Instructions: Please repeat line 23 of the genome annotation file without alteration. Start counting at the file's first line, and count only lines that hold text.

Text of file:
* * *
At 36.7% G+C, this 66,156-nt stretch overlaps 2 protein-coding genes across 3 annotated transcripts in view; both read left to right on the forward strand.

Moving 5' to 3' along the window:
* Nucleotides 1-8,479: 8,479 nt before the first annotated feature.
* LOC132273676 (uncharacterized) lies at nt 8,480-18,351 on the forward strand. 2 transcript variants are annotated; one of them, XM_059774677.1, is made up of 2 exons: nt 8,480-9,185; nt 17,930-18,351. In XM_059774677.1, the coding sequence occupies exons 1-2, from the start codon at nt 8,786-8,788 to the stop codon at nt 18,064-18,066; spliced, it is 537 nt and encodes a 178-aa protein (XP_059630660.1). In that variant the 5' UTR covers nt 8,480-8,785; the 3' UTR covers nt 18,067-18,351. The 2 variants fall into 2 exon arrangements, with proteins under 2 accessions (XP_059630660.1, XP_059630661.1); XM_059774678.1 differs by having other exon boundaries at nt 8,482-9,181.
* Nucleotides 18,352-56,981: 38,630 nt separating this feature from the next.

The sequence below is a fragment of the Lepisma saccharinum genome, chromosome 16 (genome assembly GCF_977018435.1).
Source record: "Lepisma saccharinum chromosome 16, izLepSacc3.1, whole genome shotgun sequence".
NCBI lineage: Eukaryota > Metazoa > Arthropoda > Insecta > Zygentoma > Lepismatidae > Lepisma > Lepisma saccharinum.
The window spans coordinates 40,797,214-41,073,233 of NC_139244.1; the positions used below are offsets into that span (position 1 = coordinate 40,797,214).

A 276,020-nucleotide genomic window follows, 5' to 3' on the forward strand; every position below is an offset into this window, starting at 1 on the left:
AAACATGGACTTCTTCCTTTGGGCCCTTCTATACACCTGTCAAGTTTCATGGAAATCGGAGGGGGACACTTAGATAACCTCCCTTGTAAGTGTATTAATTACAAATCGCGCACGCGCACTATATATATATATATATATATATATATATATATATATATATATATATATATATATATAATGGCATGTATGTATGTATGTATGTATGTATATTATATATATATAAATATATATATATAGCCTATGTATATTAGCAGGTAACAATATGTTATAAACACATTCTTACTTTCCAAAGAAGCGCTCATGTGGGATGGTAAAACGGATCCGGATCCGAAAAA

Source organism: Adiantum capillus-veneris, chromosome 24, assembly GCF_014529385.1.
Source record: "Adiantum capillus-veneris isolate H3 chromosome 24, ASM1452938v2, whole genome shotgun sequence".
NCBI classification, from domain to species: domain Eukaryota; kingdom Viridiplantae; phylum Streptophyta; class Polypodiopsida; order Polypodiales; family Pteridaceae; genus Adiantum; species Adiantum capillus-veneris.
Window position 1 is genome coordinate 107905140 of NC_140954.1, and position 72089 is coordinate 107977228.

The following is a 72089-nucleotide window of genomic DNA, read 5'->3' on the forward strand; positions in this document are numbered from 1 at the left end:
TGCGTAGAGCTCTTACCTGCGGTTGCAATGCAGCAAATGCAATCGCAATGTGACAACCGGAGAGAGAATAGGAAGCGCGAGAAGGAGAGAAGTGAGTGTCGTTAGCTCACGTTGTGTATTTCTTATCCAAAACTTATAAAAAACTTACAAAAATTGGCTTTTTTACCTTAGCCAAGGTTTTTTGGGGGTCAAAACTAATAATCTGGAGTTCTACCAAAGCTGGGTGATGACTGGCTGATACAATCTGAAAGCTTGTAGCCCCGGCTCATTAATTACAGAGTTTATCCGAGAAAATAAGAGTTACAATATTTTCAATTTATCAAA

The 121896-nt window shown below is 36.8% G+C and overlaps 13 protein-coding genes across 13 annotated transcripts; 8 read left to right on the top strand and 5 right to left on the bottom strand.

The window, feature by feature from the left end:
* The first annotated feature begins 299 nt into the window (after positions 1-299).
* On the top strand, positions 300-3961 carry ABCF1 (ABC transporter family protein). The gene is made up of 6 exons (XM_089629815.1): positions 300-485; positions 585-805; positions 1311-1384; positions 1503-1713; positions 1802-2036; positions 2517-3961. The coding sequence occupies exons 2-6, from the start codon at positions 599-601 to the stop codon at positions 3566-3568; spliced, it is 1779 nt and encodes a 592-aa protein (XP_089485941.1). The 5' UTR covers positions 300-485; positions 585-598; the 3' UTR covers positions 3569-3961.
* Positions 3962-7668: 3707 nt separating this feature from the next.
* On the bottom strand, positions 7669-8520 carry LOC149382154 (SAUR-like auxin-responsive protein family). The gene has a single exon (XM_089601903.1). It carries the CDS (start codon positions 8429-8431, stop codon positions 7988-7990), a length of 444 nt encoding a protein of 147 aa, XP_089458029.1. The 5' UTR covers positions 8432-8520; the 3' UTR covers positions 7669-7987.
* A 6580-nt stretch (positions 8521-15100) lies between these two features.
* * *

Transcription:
* On the bottom strand, positions 7669-8520 carry LOC149382154 (SAUR-like auxin-responsive protein family). The gene has a single exon (XM_089601903.1). It carries the CDS (start codon positions 8429-8431, stop codon positions 7988-7990), a length of 444 nt encoding a protein of 147 aa, XP_089458029.1. The 5' UTR covers positions 8432-8520; the 3' UTR covers positions 7669-7987.